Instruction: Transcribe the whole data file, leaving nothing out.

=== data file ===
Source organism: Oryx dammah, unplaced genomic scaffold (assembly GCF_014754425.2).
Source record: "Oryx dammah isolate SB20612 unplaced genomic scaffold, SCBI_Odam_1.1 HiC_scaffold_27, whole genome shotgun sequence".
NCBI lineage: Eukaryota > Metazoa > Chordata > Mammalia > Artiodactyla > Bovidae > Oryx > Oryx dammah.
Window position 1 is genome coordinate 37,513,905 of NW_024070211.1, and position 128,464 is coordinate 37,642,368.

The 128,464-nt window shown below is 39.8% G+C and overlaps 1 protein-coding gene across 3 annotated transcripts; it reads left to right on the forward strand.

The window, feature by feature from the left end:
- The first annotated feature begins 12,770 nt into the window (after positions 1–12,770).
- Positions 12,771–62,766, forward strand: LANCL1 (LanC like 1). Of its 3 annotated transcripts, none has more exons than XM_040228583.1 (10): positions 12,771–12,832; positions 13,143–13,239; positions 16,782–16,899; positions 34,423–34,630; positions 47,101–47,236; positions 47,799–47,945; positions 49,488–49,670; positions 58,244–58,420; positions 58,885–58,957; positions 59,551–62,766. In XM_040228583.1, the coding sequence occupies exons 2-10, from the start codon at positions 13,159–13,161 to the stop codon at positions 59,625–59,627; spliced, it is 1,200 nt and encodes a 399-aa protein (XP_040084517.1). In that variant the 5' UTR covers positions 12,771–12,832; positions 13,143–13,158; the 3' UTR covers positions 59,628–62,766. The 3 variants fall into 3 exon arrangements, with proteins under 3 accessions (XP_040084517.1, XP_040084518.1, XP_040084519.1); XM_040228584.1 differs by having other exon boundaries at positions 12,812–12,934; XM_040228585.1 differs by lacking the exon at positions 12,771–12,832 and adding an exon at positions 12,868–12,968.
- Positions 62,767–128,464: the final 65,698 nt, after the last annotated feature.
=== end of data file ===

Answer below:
Source organism: Oryx dammah, unplaced genomic scaffold (assembly GCF_014754425.2).
Source record: "Oryx dammah isolate SB20612 unplaced genomic scaffold, SCBI_Odam_1.1 HiC_scaffold_27, whole genome shotgun sequence".
NCBI lineage: Eukaryota > Metazoa > Chordata > Mammalia > Artiodactyla > Bovidae > Oryx > Oryx dammah.
Window position 1 is genome coordinate 37,513,905 of NW_024070211.1, and position 128,464 is coordinate 37,642,368.

The 128,464-nt window shown below is 39.8% G+C and overlaps 1 protein-coding gene across 3 annotated transcripts; it reads left to right on the forward strand.

The window, feature by feature from the left end:
- The first annotated feature begins 12,770 nt into the window (after positions 1–12,770).
- Positions 12,771–62,766, forward strand: LANCL1 (LanC like 1). Of its 3 annotated transcripts, none has more exons than XM_040228583.1 (10): positions 12,771–12,832; positions 13,143–13,239; positions 16,782–16,899; positions 34,423–34,630; positions 47,101–47,236; positions 47,799–47,945; positions 49,488–49,670; positions 58,244–58,420; positions 58,885–58,957; positions 59,551–62,766. In XM_040228583.1, the coding sequence occupies exons 2-10, from the start codon at positions 13,159–13,161 to the stop codon at positions 59,625–59,627; spliced, it is 1,200 nt and encodes a 399-aa protein (XP_040084517.1). In that variant the 5' UTR covers positions 12,771–12,832; positions 13,143–13,158; the 3' UTR covers positions 59,628–62,766. The 3 variants fall into 3 exon arrangements, with proteins under 3 accessions (XP_040084517.1, XP_040084518.1, XP_040084519.1); XM_040228584.1 differs by having other exon boundaries at positions 12,812–12,934; XM_040228585.1 differs by lacking the exon at positions 12,771–12,832 and adding an exon at positions 12,868–12,968.
- Positions 62,767–128,464: the final 65,698 nt, after the last annotated feature.